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- Food on the run
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When MIT opened its new Stata Center last fall, a prominent feature was the 300-yard long,serpentine Student Street on its first floor.
Born to run
This food-on-the-run mentality affects the youngest of customers, too. As Marcia Smith, director of foodservices for Polk County Schools in Florida, points out, "Grab-and-go has become even more popular than ever now, no matter what the age. I first noticed it happening with the older students, but recently, I'm seeing the influence all the way down to kindergarteners."
"The campus foodservices had to retool five outlets into DASH cafes to keep up with the demand."—Brendan Ryan
She notes several reasons for the trend: "Secondary students like that option because they want to spend more time with their friends; for elementary students, it's just what they're used to doing in their lives now, plus, they love things they can pick up with their hands, so they don't have to use silverware."
Everyday, at all grade levels, Smith offers something under the "grab-and-go" label. "And it's usually the most popular choice each day."
Current favorites, she reports, include prepacked peanut butter-and-jelly or grilled cheese sandwiches with the crusts already removed; wrapped-up and ready-to-go ham and cheese biscuits and chicken patty sandwiches; a "breakfast buddy" (rolled up pancake product on a stick that can be dipped in syrup, "but those in a real hurry don't bother with the syrup"); and even plain, dry cereal.
"For breakfast, lots of students will just take cereal and eat it dry; that way, without the milk poured over, they don't have to worry about eating while walking down the sidewalk."
As customers increasingly demand more truly practical hand-held foods, operators have been forced to modify preparation techniques. At the Penn State Berks Campus Cyber Caf, Manager Kukta no longer offers traditional sandwiches for his grab-and-go, commuter student clientele. For them, it's wraps only. "They're so much easier to eat," he notes.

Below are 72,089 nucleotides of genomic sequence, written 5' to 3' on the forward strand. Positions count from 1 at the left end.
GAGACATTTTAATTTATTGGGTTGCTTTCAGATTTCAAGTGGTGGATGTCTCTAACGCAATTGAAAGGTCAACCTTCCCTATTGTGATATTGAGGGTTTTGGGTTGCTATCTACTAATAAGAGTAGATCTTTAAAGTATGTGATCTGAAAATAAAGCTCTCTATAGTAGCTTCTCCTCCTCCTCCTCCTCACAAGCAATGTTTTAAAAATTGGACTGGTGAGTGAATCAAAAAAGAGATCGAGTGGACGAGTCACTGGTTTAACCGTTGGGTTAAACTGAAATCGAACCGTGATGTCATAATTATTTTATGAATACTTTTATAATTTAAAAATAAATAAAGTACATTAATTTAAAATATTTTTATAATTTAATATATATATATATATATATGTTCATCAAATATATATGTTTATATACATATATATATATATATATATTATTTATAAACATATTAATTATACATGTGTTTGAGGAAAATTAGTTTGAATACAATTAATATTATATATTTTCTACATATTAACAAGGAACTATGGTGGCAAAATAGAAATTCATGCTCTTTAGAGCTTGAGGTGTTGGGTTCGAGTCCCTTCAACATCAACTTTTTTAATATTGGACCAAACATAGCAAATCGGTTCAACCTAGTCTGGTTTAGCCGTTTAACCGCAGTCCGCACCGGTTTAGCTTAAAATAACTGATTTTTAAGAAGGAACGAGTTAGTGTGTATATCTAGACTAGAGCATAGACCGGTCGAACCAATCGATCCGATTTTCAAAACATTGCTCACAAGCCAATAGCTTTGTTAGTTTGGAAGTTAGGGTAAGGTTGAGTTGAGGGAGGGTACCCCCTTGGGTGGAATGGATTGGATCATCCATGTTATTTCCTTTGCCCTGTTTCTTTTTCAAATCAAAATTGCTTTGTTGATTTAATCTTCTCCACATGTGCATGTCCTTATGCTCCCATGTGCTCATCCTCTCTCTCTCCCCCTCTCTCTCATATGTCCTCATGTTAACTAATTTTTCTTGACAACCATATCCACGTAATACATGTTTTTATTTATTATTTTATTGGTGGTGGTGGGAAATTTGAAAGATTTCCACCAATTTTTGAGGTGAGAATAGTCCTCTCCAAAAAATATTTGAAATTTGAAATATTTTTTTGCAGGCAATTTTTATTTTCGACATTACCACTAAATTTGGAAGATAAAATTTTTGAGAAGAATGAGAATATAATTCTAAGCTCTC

To minimize mess, he has also cut back on the amount of lettuce in the wraps ("that was the biggest culprit in complaints about falling-out ingredients"), and places what lettuce he does use right in the middle of the wrap. That has largely solved the problem, he says.
At Glenrose Rehabilitation Hospital, Kahn says there have been "many debates among the staff and chef" about how to fine-tune grab-and-go wraps. "We eliminated things like rice and beans, that typically fall out and increased the use of vegetable spreads for moistness and flavor. We also use larger chunks of chicken now, and the chef makes use of high heat, quick-searing preparation methods to seal in moisture content of products."
When the DASH grab-and-go concept at Harvard debuted about three years ago, it filled a small but necessary niche for ready made sandwiches. But within a year, the business "exploded," claims Executive Chef for Campus Restaurants Brendan Ryan. The campus foodservices had to retool five outlets into DASH cafes to keep up with the demand. "The second year, sales doubled, and we expect they'll increase possibly another 50 percent this year," he claims.